I recently used this expression around several Virginians for whom the expression “had the radish” was new. Though I have no hard evidence, I am from recent German immigrant stock with no small exposure to the culture of Great Lakes and NE Jewish communities and the expression was widely used. So I am intrigued by Holger’s speculation, though my guess–I was pressed by my southern friends to explain the origin and meaning of the phrase–was to wonder if it wasn’t a corruption of the Yiddish equivalent of to “have the kaddish,” or the son’s prayer for the dead father. The sarcasm of immigrants and the anti-semitism of the host language could easily explain why a humorous mishearing might stick and propagate. Unfortunately, I do not have the Yiddish to go farther.

  9. Jason A. Wark:

    August 16, 2013
    I am an 81 year old native Vermonter.
    I have no more knowledge of the idea of the origin of “had the radish” than any of the other people who went through Google looking for the answer, several of which make sense in the context given.
    All I can say is that since I was a child I have used the expression “I’ve had the radish”
    to convey the meaning that I was all worn out after putting in a goodly number of hours at hard physical labor and have used this expression to convey the same thought about any number of things that had reached a similar state of affairs- all worn out.
    I must have picked it up from my parents and/or from people with whom I worked while growing up here in Vermont. Like most rural kids in those years as throughout most of the good o’l USA we were no strangers to hard labor.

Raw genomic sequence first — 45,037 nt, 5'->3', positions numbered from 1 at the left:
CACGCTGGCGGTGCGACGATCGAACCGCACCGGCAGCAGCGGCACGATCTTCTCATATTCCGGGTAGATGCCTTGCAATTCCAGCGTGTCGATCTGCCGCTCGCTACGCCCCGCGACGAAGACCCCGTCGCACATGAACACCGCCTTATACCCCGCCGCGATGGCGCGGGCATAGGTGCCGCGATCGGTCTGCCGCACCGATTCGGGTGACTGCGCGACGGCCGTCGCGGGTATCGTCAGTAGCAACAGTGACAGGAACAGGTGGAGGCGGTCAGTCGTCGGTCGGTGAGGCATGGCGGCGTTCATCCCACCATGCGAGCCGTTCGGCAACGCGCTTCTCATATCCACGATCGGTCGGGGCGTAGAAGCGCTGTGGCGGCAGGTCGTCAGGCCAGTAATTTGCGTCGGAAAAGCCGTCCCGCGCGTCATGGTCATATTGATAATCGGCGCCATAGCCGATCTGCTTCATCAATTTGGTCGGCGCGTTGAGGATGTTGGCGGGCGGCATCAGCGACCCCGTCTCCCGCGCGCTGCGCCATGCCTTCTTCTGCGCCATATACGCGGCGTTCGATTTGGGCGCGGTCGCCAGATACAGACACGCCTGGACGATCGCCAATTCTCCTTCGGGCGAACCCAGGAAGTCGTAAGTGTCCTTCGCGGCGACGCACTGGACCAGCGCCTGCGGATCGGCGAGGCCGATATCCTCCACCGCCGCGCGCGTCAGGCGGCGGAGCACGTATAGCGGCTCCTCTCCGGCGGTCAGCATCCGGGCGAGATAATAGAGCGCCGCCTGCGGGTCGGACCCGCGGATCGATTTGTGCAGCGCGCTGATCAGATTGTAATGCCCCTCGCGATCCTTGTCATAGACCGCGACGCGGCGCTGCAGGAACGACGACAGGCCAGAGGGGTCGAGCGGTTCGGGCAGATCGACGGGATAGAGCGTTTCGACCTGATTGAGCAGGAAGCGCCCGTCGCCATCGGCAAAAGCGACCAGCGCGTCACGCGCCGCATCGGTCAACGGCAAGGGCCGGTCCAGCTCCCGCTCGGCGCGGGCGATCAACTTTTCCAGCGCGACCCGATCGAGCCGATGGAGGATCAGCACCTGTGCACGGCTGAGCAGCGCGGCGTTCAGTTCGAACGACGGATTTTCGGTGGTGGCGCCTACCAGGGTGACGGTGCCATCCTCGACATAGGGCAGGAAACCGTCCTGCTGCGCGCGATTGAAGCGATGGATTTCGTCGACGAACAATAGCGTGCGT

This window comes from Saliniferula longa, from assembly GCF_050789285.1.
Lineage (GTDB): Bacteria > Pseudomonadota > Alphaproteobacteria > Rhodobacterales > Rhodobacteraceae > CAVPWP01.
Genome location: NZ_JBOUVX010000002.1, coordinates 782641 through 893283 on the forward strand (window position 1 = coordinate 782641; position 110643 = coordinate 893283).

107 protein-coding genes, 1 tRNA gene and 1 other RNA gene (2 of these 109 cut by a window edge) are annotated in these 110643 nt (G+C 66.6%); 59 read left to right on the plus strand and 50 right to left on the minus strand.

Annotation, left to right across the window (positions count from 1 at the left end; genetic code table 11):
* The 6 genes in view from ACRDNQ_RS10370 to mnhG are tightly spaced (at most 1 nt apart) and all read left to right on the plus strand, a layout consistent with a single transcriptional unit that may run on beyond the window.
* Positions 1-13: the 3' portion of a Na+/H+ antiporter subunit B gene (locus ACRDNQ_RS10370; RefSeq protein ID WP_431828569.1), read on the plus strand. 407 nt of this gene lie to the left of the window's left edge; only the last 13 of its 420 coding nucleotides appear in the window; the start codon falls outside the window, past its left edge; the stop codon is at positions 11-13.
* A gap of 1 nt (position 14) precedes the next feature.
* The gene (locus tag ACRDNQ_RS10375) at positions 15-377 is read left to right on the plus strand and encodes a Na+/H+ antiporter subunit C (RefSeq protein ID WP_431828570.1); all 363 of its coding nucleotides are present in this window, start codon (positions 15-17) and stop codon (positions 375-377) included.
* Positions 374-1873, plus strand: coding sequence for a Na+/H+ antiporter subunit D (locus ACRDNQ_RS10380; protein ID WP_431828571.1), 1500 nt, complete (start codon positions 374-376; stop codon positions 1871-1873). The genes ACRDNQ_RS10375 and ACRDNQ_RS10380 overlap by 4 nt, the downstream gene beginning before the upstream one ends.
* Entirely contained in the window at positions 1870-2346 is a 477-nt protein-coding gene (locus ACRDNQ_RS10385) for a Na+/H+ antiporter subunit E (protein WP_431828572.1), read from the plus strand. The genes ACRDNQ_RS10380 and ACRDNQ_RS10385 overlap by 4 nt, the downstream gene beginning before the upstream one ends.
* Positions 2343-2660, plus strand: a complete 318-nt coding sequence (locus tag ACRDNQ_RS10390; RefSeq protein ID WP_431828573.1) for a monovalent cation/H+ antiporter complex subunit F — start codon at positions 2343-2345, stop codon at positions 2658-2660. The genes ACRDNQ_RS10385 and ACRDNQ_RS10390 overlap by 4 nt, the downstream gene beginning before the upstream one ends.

Of all the answers given on Google I liked the one about the old country German expression of looking up at the radishes after one’s burial which could be a logical choice for the origin of our current modified uses of “had the radish”. After all, let us not forget we all started out from our Old World ancestors and God knows many of them ended up looking up at the radishes, German or not.
    Some of the answers imply the origin may be a Vermont concoction. Then again maybe not.
    There was a German prisoner of war camp in Stark, NH where the German prisoners were brought in to be wood cutters for the paper mills in that area toward the end of WWII and a year or so thereafter. Lord knows that was hard labor and maybe they passed that expression on to the local population re-enforcing it, but then again there were many German settlers of this country long before WWII and “having the radish” may have been here from the very beginning of the USA with subsequent modification in it’s application.
    It seems to me the origin of “had the radish” is buried in the sands of time and is itself now, as Holder said above, “sich die Radieschen von unten ansehen”, literally, “to look at the radishes from below”.

  10. Lee Lavictoire:

    I am from Rutland, Vermont, and have used the phrase, “I have had the radish,” all my life. I am now in my 60’s. I use it in the context that I am tired, finished with this. I can’t cope with this anymore.

    I lived in Georgia for a period of time, and people there have not heard of the phrase.

    However, regarding the origin of the word, I do not know.

  11. John M:

    The first time I head this expression I was at a friends house in southeastern CT in the late 1970’s While there, I noticed that he had a dead rabbit draped over the branch of an apple tree. This being rather unusual (as is my friend), I asked “what happened to your rabbit”, to which he replied “he’s had the radish”. I have used that expression from time to time since then and it always gets odd looks. However, judging from the condition of the rabbit in the apple tree, I clearly know what it means. As far as I know, my friend had not spent much time in Northern Vermont but you never know how these phrases propagate. It’s a great phrase, long may it live and spread in the language.